The sacrifice was supposed to bring about a change in the PLO’s objectives and to make peace possible. But it was based on a complete misunderstanding of the nature and motivations of Arafat and the PLO. The Palestinians accepted the sacrifice and ramped up terrorism and diplomatic warfare against Israel. At the same time, the PLO began its educational project which has borne fruit in today’s young “lone wolf” terrorists.

The biggest Palestinian mistake has been to never accept Israeli offers of a state, even with restrictions on militarization and lack of a “right of return” for the descendants of 1948 Arab refugees. A Palestinian state, no matter how limited, would have greatly improved their strategic and diplomatic positions, and given them time and space to prepare to strike at the heart of the Jewish state. Their ideological dogmatism prevents them from playing an innovative game.

In chess, both sides start almost even (White has a slight advantage from moving first). By 1993, Israel had developed a great advantage over most of its opponents. But much has been lost from a series of blunders, particularly Oslo and the withdrawals from South Lebanon and Gaza. And as Israel has played more and more poorly, the Palestinians have improved. They have taken advantage of the UN and the historic anti-Jewish attitudes in Europe to make significant diplomatic gains. They have not been so successful with the terrorism gambit, as Israel’s security forces have become better at counteracting it.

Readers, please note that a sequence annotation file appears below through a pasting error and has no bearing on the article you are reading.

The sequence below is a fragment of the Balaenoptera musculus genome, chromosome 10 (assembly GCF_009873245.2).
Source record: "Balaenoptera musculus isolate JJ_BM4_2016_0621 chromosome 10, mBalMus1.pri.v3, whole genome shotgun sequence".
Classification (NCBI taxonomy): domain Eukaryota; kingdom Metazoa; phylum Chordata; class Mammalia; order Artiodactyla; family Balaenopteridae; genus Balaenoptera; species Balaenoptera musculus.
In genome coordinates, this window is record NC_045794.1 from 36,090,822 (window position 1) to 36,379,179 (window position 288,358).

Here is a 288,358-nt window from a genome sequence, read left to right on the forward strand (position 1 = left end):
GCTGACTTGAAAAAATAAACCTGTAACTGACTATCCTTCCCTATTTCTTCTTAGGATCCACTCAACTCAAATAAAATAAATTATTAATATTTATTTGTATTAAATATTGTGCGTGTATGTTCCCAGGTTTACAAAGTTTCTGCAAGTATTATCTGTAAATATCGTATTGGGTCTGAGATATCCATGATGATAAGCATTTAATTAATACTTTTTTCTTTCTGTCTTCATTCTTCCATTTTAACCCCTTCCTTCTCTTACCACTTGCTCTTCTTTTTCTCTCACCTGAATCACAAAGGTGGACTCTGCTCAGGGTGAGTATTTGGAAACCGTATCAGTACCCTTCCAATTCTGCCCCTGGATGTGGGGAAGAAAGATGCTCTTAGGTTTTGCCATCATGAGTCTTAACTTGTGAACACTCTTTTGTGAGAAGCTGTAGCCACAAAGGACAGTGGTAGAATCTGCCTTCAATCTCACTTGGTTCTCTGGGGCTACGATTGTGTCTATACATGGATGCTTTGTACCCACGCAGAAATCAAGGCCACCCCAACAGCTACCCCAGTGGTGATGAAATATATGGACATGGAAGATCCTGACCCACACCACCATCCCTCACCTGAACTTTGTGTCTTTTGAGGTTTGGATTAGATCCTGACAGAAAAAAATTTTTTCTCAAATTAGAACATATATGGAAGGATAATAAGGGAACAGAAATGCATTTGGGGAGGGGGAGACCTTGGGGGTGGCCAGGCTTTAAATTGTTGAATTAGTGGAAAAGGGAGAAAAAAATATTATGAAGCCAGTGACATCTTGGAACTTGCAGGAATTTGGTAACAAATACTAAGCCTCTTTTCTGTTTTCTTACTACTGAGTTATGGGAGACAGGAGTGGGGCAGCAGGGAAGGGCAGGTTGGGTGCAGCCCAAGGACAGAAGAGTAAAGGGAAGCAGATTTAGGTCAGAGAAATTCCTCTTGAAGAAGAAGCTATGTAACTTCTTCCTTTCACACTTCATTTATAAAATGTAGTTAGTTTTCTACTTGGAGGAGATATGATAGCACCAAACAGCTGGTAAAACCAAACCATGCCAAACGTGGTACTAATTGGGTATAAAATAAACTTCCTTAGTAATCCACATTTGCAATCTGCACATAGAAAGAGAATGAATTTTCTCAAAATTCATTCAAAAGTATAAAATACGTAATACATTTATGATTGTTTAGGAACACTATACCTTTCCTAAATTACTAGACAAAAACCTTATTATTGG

Iran, busy with her war against Iraq, was mostly out of the game against Israel until the 1990s. But she has recently started to demonstrate her skill. She leveraged the US to end sanctions, prevent financial collapse and provide funding for her military plans, while keeping her nuclear program and even legitimizing it. She exploited the chaos in Iraq and Syria to expand her influence in the region, and to prepare new fronts for the coming war with Israel. She even got the US and Russia to do some of the fighting for her.

Israel is hampered by the lack of a consistent strategy against any of her opponents, possibly because of her internal divisions and democratic tradition. Even when there is a strategy, there is often poor execution. Israel’s pieces, to continue the analogy, sometimes don’t move where they are supposed to! This is less of a problem for the Palestinian, Iranian and Russian players, where there is more or less dictatorial control.

The game continues, in its three (or more) dimensional, multiplayer form. Israel’s most dangerous enemy, Iran, is biding her time until she feels that she is strong enough to come out of the slashing violence of the middlegame with a winning advantage. But this phase will not continue forever.

The middlegame is preparation for the endgame, the systematic pursuit of the enemy that will result in the players realizing or not realizing their often inconsistent goals. That’s in the future. We can’t get there except through the violent middlegame. Let’s hope we have a good strategy and competent leaders to execute it.

But life isn’t chess. Life is more complicated and beset by unexpected events. And if you lose, you don’t get another chance.